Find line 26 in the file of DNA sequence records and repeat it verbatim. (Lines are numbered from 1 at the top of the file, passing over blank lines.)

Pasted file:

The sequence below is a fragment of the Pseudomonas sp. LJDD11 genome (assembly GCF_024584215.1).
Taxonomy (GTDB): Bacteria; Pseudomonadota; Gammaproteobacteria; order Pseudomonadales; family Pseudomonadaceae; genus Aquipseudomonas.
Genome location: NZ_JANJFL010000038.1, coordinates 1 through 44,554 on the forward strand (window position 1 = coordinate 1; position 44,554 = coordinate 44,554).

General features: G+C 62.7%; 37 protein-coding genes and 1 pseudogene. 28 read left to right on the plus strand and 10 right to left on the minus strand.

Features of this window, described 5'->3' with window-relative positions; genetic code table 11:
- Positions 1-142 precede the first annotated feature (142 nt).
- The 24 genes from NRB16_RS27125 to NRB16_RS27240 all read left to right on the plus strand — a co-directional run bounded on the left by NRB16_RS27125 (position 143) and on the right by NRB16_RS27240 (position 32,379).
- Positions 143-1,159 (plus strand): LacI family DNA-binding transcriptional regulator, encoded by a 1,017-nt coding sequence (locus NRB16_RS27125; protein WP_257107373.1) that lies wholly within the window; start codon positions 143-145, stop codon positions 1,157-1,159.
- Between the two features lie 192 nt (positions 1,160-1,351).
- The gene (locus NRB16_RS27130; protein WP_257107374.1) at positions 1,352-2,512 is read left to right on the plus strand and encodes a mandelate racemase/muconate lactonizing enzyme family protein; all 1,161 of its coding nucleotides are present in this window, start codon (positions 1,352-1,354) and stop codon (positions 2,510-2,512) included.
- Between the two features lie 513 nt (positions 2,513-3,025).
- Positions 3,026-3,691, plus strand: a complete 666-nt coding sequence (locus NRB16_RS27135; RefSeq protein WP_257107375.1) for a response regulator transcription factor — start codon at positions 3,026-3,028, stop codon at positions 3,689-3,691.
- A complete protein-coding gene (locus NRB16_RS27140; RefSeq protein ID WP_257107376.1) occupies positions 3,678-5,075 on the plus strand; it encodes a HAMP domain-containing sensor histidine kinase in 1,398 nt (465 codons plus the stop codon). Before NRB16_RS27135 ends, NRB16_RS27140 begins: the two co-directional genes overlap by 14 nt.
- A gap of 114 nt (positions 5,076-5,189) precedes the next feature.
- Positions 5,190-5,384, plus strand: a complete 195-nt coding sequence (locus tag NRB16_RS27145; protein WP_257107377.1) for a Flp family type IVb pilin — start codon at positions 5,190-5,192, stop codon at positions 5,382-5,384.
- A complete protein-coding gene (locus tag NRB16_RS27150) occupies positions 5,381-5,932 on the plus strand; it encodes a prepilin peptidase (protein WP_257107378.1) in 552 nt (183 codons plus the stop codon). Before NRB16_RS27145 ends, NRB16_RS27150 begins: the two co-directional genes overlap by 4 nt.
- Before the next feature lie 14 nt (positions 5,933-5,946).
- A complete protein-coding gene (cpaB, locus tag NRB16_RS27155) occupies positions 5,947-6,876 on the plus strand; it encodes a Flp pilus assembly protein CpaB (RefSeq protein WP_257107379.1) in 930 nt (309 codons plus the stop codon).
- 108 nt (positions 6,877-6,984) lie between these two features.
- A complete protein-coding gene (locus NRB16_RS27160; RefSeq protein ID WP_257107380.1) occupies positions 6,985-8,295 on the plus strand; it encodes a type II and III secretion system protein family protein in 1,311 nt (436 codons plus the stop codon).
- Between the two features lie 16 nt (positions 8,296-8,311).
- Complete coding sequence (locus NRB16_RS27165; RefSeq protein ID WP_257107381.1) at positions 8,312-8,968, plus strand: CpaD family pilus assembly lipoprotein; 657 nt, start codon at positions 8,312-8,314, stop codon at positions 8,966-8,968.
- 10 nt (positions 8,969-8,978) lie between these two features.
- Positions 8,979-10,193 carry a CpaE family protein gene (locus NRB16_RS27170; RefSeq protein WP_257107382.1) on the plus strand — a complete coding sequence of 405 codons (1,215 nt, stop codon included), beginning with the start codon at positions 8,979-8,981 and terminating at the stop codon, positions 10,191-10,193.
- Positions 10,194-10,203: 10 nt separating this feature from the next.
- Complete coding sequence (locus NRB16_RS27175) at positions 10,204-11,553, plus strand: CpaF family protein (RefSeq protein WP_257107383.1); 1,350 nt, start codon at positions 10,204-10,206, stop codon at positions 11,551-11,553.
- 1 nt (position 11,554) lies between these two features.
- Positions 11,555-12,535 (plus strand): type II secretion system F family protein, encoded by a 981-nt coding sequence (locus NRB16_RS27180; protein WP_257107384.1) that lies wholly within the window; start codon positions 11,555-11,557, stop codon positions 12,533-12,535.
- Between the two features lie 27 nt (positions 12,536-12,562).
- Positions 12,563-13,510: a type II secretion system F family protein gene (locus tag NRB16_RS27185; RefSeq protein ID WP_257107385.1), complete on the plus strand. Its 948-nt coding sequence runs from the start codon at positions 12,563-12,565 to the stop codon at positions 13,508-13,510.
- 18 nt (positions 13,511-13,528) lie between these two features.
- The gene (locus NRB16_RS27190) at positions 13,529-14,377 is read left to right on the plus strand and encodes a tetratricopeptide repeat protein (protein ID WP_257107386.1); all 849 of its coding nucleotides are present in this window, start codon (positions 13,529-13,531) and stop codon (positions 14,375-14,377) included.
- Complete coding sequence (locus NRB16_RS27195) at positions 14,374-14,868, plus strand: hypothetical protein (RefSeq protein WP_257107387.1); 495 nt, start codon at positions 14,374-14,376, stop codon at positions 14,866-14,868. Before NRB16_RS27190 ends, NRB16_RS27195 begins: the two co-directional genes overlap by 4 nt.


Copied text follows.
- Complete coding sequence (locus NRB16_RS27175) at positions 10,204-11,553, plus strand: CpaF family protein (RefSeq protein WP_257107383.1); 1,350 nt, start codon at positions 10,204-10,206, stop codon at positions 11,551-11,553.